# Blaise Pascal

**Topics:**Blaise Pascal, René Descartes, Probability theory

**Pages:**2 (400 words)

**Published:**September 29, 2008

Blaise Pascal was born on June 19, 1623, in Clermont, Auvergne, France. He was the third child of Étienne Pascal. He was the only male child. Blaise’s mother passed away when he was three years old. After his mother’s death, the family packed their bags up and moved to Paris. Blaise’s father, Étienne decided to teach his son. However, he did not allow Blaise to study mathematics until he was 15 years old. When Blaise was 12, he started to study geometry by himself. Blaise continued his study of geometry throughout his teenage years.

In February 1640, Blaise had his first work, Essay on Conic Sections published. He was only 17 year old at the time. Between 1642 and 1645 Blaise started to develop a digital calculator. He called this device the Pascaline.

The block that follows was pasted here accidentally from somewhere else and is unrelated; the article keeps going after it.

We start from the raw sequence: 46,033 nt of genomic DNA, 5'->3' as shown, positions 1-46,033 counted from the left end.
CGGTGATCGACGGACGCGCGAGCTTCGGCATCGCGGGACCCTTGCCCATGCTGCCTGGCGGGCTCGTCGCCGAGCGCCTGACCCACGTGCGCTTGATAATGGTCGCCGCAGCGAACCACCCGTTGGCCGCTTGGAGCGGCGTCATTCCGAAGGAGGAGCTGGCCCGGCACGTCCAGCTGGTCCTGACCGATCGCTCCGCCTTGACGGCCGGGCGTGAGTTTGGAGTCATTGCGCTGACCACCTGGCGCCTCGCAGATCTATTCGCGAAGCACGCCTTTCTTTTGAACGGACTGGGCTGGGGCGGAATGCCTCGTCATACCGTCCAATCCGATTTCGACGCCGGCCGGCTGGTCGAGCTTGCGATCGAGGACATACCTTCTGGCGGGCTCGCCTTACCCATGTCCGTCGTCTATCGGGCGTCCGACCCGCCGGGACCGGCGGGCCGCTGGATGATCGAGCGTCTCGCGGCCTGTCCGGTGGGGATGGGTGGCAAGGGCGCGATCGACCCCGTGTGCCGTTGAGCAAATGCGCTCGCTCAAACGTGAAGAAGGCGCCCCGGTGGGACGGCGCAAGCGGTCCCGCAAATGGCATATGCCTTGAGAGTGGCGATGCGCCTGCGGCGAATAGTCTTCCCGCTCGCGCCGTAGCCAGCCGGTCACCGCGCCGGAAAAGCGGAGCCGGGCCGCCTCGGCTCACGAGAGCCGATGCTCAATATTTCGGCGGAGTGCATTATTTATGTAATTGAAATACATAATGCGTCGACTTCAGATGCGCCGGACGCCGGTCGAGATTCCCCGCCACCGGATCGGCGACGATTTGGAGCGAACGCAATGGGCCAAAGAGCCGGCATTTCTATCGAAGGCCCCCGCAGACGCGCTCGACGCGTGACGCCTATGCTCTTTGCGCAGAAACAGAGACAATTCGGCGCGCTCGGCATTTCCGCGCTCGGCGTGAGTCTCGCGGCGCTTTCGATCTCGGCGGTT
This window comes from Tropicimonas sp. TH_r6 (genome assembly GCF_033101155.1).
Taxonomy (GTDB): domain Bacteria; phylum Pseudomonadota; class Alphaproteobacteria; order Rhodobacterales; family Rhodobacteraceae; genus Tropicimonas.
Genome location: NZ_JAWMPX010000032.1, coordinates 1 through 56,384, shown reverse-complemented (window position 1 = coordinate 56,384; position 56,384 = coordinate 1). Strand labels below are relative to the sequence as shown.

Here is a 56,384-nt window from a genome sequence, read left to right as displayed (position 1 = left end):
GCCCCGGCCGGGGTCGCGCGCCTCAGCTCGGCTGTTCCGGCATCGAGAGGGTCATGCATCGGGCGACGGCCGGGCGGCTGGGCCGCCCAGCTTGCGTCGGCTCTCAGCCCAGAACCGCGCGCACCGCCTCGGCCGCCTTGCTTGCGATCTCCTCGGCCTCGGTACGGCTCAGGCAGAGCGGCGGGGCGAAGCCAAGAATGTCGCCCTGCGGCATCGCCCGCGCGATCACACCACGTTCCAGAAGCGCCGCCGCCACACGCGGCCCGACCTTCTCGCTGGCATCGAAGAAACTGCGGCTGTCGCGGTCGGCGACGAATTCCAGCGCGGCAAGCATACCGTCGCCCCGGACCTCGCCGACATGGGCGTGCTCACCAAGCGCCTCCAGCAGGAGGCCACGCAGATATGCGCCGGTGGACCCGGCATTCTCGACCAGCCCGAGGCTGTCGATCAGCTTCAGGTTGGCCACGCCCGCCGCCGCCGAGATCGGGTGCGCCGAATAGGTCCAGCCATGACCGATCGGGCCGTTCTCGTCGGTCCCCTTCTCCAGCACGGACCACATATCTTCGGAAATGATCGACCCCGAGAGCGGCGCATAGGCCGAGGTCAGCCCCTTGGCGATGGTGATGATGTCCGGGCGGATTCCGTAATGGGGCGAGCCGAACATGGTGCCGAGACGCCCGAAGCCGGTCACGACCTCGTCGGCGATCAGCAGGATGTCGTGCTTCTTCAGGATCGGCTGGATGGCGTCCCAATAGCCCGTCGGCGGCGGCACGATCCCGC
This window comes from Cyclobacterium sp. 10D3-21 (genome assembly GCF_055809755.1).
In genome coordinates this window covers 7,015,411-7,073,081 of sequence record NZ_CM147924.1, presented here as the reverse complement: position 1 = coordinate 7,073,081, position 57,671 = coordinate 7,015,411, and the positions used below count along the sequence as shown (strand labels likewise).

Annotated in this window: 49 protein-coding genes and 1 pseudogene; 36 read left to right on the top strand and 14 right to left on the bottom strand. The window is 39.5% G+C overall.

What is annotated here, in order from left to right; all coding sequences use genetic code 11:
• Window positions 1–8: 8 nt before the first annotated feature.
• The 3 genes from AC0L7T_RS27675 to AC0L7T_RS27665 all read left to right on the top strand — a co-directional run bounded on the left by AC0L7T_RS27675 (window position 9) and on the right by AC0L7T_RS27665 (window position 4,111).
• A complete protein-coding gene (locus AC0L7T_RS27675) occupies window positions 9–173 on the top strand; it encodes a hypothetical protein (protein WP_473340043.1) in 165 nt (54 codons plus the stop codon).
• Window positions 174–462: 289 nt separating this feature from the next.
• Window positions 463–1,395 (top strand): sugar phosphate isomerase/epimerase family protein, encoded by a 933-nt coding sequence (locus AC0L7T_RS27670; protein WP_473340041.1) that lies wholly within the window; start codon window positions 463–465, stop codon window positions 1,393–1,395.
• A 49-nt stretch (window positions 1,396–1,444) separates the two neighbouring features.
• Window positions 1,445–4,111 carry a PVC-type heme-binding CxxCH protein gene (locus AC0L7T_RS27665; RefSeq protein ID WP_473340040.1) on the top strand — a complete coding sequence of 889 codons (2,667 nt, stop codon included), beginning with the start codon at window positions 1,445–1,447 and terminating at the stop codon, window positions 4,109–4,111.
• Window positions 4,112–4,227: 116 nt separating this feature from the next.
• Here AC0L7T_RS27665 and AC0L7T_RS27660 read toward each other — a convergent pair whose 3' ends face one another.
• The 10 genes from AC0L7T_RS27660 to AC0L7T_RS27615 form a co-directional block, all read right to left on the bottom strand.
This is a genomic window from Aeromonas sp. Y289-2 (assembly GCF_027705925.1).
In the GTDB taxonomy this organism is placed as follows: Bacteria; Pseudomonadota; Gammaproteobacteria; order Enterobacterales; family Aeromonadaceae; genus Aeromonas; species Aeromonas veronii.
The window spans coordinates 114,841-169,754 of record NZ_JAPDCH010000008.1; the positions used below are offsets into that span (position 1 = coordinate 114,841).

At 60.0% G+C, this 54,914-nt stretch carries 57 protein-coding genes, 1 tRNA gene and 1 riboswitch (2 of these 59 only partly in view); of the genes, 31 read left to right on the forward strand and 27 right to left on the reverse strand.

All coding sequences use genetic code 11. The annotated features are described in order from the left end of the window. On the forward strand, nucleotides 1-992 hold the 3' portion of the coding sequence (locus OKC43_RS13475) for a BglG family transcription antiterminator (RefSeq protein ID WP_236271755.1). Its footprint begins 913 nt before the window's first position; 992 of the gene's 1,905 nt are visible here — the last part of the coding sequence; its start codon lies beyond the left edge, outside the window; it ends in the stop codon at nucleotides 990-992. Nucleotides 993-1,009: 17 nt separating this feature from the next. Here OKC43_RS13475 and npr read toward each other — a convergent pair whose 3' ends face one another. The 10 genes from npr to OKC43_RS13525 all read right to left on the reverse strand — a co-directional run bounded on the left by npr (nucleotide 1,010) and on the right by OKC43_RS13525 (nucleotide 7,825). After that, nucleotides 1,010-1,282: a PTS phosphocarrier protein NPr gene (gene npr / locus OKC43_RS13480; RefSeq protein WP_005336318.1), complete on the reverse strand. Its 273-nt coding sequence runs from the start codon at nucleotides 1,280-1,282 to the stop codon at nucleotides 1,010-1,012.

In the year 1646, Blaise became very religious and spiritual. He then started working on some experiments dealing with atmospheric pressure. Blaise concluded that a vacuum exists. The famous mathematician Rene Descarte debated Blaise over this issue. Descarte did not believe there was a vacuum. In October 1947 Blaise wrote another book, New Experiments Concerning Vacuums. This caused a lot of debates. After a malignant growth spread from his stomach to his brain, Blaise Pascal died on August 19, 1662 at the age of 39.

Blaise Pascal’s biggest contributions in the field of mathematics deal with probability. He and a French mathematician Fermat sent letters back and forth to each other. They were developing a theory of probability. Pascal also developed a “Pascal’s Triangle.” According to mathematicianspictures.com, “Each number in a Pascal triangle is calculated by adding the two adjacent numbers in the wider adjacent row. The sum of the numbers in any row gives the total arrangement of combinations possible within that group. The numbers at the end of each row give the ‘odds’ of the least likely combinations, within each succeeding pair of triangles giving the chances...

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